“Breathing should be as easy for you as it is for a baby, so get back to the basics and stop sweating it so much” – Joy Sikorski
Inhale, exhale, inhale, exhale….zzzzz….inhale, exhale….
Breathing is as natural as sleeping. Or is it?
I love this picture because you can just feel how calm this baby’s breathing is. No big effort, just breathe! Should be simple for adults too, right? After all, we were all babies once.
So why is it sometimes so hard when it comes to breathing for singing?
When we’re babies, we don’t think about how to breathe. We just breathe. As children, we’re not puzzled by how our lungs fill up with air or how our diaphragm (die-uh-fram) works with intercostal muscles to regulate that air. We’re not anymore aware of these natural functions than we’re aware of the air we inhale.
Ah, but just wait until we grow up! It’s amazing how messed up the breathing process (respiration) can become.
Time to Get Back to Basics, Like a Baby
In my role as a teacher/coach/trainer, I’ve worked with all age groups and one thing I’ve observed is that about 50% of adults breathe backwards without realizing it.
Huh? What does that mean?
Breathing backwards means that the diaphragm is going in the wrong direction when you inhale or exhale. It’s supposed expand down and outwards when you breathe in and then contract in and upwards when you breathe out.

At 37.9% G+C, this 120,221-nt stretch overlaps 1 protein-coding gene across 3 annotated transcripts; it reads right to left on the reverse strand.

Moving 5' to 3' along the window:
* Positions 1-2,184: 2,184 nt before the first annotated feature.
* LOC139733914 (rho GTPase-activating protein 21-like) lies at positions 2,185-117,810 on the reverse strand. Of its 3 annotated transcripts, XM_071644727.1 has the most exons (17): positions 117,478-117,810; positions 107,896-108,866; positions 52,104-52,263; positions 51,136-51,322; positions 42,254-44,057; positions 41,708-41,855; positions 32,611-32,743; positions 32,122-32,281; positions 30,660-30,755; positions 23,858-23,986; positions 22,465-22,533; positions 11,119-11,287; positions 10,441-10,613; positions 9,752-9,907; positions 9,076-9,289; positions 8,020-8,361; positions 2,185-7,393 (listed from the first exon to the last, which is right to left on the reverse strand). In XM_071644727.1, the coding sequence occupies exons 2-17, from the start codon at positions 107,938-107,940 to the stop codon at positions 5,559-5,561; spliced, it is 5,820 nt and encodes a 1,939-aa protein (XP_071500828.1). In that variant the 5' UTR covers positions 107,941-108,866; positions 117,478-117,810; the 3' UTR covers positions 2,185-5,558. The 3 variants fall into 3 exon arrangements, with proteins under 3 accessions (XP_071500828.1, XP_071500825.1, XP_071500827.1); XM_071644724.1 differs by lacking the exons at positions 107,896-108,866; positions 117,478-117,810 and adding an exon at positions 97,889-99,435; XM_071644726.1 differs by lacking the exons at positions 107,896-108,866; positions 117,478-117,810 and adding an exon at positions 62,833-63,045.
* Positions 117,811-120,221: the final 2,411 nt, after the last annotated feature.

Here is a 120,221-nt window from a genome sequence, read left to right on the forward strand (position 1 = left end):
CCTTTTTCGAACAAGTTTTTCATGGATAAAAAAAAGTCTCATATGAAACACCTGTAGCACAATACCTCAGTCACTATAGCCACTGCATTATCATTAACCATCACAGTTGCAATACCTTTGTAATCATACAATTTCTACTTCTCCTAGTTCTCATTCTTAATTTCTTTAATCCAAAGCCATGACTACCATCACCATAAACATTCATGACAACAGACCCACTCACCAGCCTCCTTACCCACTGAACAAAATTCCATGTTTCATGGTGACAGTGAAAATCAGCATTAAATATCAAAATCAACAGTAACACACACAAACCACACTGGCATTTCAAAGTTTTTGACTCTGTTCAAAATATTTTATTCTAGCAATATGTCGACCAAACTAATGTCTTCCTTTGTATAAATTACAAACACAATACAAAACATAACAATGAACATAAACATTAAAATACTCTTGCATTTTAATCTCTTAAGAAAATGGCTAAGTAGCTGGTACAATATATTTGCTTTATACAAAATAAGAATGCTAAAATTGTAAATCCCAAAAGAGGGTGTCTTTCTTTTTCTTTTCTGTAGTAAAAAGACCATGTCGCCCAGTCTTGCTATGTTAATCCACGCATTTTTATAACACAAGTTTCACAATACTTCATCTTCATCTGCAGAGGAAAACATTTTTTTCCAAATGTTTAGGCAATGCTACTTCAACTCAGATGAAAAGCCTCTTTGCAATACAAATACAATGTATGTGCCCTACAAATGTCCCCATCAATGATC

The diaphragm is located inside the bottom of the ribcage, which protects the lungs and heart. The lungs are located directly above it and when air is taken into them via the nasal passage, pharynx (fair-inks) and trachea (tray-key-uh) or windpipe, they expand. In order to make room for the air, the diaphragm has to compress down and outwards.
All too often, and usually because of unhealthy tension in the body or mind, people will suck in the belly at the same time they suck in the air. Then they let out the belly tension and push out the diaphragm when they breathe out. This doesn’t work and here’s why.
When you suck in the belly, the diaphragm goes up, which crowds the area where the lungs need to be when they expand. When you push down the diaphragm when exhaling, it’s hard to expel the air from the lungs, which is vital for good breath support.
You can easily check whether or not your diaphragm is working to your best advantage by lying on your back and resting your hands just below your ribcage and above your belly button. Now simply breathe in and out without thinking about what you’re doing. You’ll notice that your hands go up when you breathe in and down when you breathe out.
And that’s how a baby breathes!
If that doesn’t happen for you, then you have some serious tension that needs to be addressed. You can start here to help yourself.
Controlled Breathing – everything depends on how you breathe, how you control your breathing and how you use your diaphragm, intercostal and abdominal muscles. The most important thing has to do with slowly letting out a steady but small stream of air. The most important muscle used in breathing is the diaphragm. If you learn where your diaphragm is, how it works and how to control it, you will be able to control your breathing. – Joy Sikorski